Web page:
In the West Bank, new settlements and settlement outposts are established regularly through transplant of caravans or other temporary structures, water towers and other basic infrastructure to new locations, which are then gradually built upon to include permanent structures. In the Gaza Strip, the processes are slightly different; the settlement programme in the Gaza Strip includes primarily expansion of existing settlements, including agricultural lands and construction of new properties inside existing settlements, with far fewer new settlements being established. More commonly Israeli territorial expansion in the Gaza Strip involves de facto incorporation of land within the boundaries of existing settlements (either fenced in or closed off by use of sniper fire) for the purpose of so-called "buffer zones". The incorporation of these lands then increases the distance between the settlers' buildings, and Palestinians. Few new properties have been built on this land; instead it is used as a "buffer zone", between the two communities, but controlled by settlers and the Israeli military. Thus, the areas controlled by the Israeli military, including through snipers positioned in towers inside the settlements, can extend to up to 2 kilometres from the settlement properties. This procedure is also followed to distance Palestinians from settler roads. Attempts to access these areas, or even proximity to edge of these areas, is generally responded to by sniper fire. A number of Palestinians have been shot and killed in these areas in the Gaza Strip.

  Settlement expansion in the Gaza Strip has also been characterized by expansion of settlement infrastructure, primarily roads and access routes. Substantial investment in permanent settlement infrastructure indicates a long-term planning process of permanent territorial expansion in the Gaza Strip. Again, these infrastructure projects are invariably claimed necessary for the security of Israel and the settlements whilst ensuring minimizing the impact on Palestinians. This argument has been used over past months in Israeli arguments about the wall in the West Bank. However, the following example demonstrates the sincerity of such arguments. Over the last three years, the Israeli military has pursued a large-scale land-clearing operation in the central Gaza Strip to the east of the Gush Katif settlement block. This operation has cleared more than 300 dunums of prime Palestinian agricultural land, and several homes, to facilitate the construction of a motor-way bridge over Salahadin Street, enabling settlers residing in Gush Katif to travel to Israel without having to cross this main Palestinian road. According to the Israeli government[69], the bridge was allegedly intended to provide secure access for the settlers whilst easing the situation for Palestinians whose passage along Salahadin Street was severely restricted by an Israeli military checkpoint placed to secure settlers passage across the road. The State asserted that once the bridge was completed, the checkpoint would become unnecessary and could be dismantled. Despite the completion of the bridge in Autumn 2002, the checkpoint, which has been expanded to include armoured military positions and traffic lights, continues to be used to impose daily restrictions on passage of Palestinians between the north and south of the Gaza Strip.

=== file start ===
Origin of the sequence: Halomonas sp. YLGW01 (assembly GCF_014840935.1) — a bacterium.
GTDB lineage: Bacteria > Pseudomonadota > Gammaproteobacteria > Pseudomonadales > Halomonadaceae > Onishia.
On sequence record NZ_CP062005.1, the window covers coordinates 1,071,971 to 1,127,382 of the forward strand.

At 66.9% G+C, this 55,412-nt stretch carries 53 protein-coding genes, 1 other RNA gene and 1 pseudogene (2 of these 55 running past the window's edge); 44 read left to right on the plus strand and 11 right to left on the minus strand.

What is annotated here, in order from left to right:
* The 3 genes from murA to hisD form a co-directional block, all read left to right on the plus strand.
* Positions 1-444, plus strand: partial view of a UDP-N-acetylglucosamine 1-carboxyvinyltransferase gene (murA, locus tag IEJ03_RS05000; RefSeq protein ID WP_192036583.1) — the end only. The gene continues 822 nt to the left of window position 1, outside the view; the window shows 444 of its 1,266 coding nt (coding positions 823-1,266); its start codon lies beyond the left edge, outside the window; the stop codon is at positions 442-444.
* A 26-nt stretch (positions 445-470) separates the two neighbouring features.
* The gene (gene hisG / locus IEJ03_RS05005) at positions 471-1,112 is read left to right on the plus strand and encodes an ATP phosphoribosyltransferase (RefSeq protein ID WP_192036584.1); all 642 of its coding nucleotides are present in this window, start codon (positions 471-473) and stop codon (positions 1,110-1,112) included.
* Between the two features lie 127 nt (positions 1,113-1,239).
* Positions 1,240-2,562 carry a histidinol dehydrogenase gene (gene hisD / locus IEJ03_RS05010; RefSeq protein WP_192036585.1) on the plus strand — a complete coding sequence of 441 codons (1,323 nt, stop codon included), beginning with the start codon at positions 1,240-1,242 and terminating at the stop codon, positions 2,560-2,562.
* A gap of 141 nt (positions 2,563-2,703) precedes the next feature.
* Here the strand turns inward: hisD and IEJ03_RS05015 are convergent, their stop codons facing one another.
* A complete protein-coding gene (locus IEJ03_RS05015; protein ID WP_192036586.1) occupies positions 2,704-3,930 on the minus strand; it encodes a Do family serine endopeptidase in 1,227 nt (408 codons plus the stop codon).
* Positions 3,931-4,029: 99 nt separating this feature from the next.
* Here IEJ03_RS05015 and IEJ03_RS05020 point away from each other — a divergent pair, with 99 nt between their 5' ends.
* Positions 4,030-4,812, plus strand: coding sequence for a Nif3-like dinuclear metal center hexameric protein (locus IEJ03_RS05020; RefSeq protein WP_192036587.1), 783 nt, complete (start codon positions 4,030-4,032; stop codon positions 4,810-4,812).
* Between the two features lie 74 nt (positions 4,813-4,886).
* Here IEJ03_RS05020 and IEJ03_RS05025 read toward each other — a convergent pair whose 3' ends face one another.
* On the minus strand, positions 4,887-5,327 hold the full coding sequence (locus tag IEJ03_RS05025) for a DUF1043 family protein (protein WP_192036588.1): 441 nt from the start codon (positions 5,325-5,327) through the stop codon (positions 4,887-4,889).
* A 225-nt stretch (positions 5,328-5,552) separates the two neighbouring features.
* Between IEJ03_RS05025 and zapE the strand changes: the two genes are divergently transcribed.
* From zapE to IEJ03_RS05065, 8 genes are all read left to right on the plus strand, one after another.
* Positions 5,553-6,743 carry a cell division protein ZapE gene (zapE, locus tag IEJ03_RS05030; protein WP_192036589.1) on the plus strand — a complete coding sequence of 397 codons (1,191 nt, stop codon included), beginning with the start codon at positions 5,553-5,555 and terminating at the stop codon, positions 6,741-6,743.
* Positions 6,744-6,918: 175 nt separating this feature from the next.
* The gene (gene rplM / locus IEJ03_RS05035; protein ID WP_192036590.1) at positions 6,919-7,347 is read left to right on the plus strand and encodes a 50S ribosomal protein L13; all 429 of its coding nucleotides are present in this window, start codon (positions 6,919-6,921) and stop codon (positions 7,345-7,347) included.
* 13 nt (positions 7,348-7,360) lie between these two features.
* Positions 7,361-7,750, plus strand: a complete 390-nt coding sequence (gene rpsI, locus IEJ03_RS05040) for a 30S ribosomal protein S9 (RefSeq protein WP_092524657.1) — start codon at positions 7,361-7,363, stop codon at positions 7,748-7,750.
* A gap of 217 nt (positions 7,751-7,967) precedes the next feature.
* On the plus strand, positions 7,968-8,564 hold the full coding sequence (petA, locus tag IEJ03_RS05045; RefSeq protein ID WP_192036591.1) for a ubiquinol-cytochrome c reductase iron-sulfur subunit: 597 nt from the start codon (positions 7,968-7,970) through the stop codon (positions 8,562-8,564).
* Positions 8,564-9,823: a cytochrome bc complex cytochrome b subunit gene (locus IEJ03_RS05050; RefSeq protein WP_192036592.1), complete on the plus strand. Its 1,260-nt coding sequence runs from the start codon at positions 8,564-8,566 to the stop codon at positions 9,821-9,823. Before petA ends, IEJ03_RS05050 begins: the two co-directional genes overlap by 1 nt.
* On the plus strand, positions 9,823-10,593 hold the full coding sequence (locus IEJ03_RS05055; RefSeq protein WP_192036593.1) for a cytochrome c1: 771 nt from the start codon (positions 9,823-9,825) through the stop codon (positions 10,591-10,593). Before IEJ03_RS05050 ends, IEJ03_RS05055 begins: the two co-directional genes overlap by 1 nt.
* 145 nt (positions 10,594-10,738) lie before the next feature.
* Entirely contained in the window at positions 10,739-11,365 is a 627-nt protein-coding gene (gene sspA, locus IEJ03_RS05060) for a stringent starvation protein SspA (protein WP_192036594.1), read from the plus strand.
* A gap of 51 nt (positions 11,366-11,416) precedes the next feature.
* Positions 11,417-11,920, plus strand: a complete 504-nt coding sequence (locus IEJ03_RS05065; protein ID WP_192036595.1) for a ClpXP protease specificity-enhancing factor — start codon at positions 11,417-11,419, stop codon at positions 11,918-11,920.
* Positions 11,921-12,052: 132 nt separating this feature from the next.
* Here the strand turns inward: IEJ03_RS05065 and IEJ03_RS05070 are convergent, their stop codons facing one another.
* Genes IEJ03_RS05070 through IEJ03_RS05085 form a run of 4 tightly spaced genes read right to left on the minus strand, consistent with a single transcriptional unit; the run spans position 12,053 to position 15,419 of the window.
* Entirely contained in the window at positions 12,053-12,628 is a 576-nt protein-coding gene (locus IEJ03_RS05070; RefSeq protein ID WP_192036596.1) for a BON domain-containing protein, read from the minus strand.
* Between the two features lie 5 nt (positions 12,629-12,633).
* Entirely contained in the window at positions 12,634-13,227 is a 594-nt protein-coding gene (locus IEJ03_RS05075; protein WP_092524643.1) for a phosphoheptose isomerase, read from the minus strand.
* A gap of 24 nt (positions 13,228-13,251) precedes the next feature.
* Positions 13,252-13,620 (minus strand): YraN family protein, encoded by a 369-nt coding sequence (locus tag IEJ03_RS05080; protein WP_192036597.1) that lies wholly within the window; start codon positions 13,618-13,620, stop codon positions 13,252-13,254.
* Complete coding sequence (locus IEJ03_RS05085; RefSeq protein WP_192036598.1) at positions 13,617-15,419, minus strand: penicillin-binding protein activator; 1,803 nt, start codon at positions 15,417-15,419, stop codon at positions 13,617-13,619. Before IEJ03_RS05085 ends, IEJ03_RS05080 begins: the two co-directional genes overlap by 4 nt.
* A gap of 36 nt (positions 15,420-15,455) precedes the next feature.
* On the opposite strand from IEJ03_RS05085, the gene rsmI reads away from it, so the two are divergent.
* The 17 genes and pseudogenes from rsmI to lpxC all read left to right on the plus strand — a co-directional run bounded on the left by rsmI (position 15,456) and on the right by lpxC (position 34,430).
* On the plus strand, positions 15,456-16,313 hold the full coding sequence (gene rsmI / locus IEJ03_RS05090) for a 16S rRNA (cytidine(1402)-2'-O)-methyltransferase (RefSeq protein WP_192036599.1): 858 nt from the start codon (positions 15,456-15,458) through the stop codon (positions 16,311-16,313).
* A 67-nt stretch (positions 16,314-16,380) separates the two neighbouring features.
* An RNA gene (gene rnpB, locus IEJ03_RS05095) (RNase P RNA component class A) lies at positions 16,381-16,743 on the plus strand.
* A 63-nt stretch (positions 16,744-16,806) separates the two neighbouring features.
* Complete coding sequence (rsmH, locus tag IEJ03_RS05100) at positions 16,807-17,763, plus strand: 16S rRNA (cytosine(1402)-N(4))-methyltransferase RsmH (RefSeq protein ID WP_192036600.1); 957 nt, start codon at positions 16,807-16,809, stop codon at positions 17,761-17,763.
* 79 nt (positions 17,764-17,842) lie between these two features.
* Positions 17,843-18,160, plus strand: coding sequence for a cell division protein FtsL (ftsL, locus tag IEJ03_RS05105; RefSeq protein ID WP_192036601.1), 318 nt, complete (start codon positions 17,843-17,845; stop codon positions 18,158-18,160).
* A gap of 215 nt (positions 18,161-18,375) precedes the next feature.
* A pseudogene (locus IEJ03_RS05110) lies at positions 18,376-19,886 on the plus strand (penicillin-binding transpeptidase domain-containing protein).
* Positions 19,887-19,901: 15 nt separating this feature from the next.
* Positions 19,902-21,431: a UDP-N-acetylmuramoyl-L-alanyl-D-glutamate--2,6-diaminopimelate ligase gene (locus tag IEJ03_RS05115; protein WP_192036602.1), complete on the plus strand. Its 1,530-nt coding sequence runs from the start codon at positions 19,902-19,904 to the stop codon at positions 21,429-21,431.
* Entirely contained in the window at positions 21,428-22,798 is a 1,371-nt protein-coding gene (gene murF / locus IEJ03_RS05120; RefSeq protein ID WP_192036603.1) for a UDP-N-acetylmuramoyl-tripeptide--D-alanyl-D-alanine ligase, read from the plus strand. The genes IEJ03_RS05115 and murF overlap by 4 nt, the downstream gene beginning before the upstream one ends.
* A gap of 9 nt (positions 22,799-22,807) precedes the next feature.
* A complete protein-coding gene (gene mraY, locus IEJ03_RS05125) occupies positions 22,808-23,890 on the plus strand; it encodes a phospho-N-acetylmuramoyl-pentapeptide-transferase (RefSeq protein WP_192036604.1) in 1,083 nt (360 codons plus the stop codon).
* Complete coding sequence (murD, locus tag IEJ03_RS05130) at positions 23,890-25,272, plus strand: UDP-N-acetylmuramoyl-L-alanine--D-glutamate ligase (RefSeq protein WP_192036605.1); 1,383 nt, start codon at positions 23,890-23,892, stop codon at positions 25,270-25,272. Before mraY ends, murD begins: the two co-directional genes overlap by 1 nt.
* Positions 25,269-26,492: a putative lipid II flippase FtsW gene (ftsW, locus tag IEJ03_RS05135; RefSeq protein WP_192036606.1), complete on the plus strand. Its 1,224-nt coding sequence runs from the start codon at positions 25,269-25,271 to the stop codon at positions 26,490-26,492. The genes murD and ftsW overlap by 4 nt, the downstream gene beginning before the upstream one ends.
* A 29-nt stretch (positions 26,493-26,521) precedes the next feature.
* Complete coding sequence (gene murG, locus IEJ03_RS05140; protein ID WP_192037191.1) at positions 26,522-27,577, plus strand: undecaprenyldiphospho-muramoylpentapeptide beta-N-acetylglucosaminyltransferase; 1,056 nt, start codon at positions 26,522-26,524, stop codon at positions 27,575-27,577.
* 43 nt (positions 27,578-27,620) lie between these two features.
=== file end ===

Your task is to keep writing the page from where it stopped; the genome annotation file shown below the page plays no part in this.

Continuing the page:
August 2003

66   Not printed. See or Back

67   UN doc E/CN.4/2003/5/Add.1, Report of the Special Rapporteur on adequate housing as a component of the right to an adequate standard of living, Mr. Miloon Kothari. 12 June 2002, para.9. Back

68   To date, approximately 18,000 dunums of Palestinian agricultural land has been razed and more than 1,200 Palestinian homes and other property has have been demolished in the Gaza Strip. Back

69   Case Number: 3081/01 (Abu Houli v State of Israel). PCHR represented two relatives of the Abu Houli family whose land had been confiscated in the Abu Houli area in central Gaza, south of Deir el Balah. PCHR's lawyers submitted a petition to the Israeli High Court. The above comments were taken from the State response to the petition. Back